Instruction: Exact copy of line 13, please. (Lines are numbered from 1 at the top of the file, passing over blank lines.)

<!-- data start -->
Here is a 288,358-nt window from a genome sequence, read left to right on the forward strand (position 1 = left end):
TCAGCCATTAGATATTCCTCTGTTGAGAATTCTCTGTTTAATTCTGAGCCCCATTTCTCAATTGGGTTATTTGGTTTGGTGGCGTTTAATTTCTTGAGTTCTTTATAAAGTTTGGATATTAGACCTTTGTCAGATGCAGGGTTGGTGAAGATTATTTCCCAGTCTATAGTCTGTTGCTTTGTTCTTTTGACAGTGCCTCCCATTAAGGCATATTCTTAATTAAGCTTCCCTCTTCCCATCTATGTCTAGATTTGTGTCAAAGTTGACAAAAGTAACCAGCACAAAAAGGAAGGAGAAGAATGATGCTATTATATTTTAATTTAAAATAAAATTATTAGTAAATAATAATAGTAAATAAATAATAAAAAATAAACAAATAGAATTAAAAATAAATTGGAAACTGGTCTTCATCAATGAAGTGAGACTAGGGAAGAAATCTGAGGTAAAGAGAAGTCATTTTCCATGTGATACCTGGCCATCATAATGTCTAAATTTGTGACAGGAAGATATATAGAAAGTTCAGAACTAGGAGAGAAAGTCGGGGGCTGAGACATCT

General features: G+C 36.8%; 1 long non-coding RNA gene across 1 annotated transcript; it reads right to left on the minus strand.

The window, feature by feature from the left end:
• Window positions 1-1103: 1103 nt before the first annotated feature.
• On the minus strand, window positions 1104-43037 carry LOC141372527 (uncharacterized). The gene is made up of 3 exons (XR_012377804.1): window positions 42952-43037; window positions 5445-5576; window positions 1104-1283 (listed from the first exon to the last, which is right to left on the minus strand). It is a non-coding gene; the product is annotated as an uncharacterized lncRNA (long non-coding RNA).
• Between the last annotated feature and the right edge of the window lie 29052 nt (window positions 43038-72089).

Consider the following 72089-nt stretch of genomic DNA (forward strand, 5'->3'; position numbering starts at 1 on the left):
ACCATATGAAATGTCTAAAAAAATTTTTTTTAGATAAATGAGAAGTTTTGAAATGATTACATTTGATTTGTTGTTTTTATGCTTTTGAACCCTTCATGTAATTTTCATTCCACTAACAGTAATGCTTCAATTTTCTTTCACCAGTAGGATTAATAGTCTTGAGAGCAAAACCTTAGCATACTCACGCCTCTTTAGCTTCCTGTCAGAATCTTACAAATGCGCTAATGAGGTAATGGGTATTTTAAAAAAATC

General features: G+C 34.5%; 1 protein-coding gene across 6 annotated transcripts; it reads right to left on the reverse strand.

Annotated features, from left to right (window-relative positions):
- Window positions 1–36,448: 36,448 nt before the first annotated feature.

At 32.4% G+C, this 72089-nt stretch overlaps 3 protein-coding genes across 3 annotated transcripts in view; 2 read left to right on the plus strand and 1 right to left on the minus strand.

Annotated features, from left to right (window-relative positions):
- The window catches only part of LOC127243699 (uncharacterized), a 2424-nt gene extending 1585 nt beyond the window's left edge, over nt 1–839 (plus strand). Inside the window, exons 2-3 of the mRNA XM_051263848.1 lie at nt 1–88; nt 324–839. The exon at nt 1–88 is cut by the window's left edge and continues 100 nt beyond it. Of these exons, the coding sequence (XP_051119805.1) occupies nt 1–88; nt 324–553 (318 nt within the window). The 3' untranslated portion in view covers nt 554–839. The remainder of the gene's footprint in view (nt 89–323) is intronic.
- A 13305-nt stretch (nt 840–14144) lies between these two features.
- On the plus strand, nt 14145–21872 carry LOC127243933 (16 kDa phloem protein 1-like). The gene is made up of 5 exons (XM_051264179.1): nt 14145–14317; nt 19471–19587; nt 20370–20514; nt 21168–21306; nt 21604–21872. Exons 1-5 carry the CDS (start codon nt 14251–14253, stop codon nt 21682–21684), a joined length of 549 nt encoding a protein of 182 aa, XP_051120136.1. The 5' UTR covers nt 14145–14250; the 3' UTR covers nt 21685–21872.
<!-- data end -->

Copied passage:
At 32.4% G+C, this 72089-nt stretch overlaps 3 protein-coding genes across 3 annotated transcripts in view; 2 read left to right on the plus strand and 1 right to left on the minus strand.